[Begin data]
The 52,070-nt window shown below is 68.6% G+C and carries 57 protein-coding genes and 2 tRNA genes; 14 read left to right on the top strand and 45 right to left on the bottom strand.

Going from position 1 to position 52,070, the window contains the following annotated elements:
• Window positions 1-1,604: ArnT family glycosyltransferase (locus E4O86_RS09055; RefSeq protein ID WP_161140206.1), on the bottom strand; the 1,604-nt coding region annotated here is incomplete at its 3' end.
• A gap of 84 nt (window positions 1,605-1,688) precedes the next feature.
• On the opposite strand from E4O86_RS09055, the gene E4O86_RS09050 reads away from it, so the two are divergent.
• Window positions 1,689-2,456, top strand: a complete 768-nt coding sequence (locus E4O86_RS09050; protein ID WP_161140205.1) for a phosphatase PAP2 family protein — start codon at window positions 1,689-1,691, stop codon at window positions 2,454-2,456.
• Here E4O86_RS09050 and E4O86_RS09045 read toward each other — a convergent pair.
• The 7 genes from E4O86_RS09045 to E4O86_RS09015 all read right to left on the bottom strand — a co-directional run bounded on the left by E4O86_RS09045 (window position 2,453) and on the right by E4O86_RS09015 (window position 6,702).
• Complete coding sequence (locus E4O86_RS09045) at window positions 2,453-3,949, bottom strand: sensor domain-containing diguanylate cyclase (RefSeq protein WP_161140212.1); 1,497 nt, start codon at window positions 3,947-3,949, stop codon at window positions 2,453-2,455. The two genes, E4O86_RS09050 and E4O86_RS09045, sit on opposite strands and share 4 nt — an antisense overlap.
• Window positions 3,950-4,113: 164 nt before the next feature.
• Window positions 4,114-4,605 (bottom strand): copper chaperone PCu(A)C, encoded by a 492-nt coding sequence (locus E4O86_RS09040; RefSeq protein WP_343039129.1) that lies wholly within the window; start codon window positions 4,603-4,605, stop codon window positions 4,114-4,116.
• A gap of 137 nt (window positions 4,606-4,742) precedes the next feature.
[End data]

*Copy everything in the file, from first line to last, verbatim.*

The 52,070-nt window shown below is 68.6% G+C and carries 57 protein-coding genes and 2 tRNA genes; 14 read left to right on the top strand and 45 right to left on the bottom strand.

Going from position 1 to position 52,070, the window contains the following annotated elements:
• Window positions 1-1,604: ArnT family glycosyltransferase (locus E4O86_RS09055; RefSeq protein ID WP_161140206.1), on the bottom strand; the 1,604-nt coding region annotated here is incomplete at its 3' end.
• A gap of 84 nt (window positions 1,605-1,688) precedes the next feature.
• On the opposite strand from E4O86_RS09055, the gene E4O86_RS09050 reads away from it, so the two are divergent.
• Window positions 1,689-2,456, top strand: a complete 768-nt coding sequence (locus E4O86_RS09050; protein ID WP_161140205.1) for a phosphatase PAP2 family protein — start codon at window positions 1,689-1,691, stop codon at window positions 2,454-2,456.
• Here E4O86_RS09050 and E4O86_RS09045 read toward each other — a convergent pair.
• The 7 genes from E4O86_RS09045 to E4O86_RS09015 all read right to left on the bottom strand — a co-directional run bounded on the left by E4O86_RS09045 (window position 2,453) and on the right by E4O86_RS09015 (window position 6,702).
• Complete coding sequence (locus E4O86_RS09045) at window positions 2,453-3,949, bottom strand: sensor domain-containing diguanylate cyclase (RefSeq protein WP_161140212.1); 1,497 nt, start codon at window positions 3,947-3,949, stop codon at window positions 2,453-2,455. The two genes, E4O86_RS09050 and E4O86_RS09045, sit on opposite strands and share 4 nt — an antisense overlap.
• Window positions 3,950-4,113: 164 nt before the next feature.
• Window positions 4,114-4,605 (bottom strand): copper chaperone PCu(A)C, encoded by a 492-nt coding sequence (locus E4O86_RS09040; RefSeq protein WP_343039129.1) that lies wholly within the window; start codon window positions 4,603-4,605, stop codon window positions 4,114-4,116.
• A gap of 137 nt (window positions 4,606-4,742) precedes the next feature.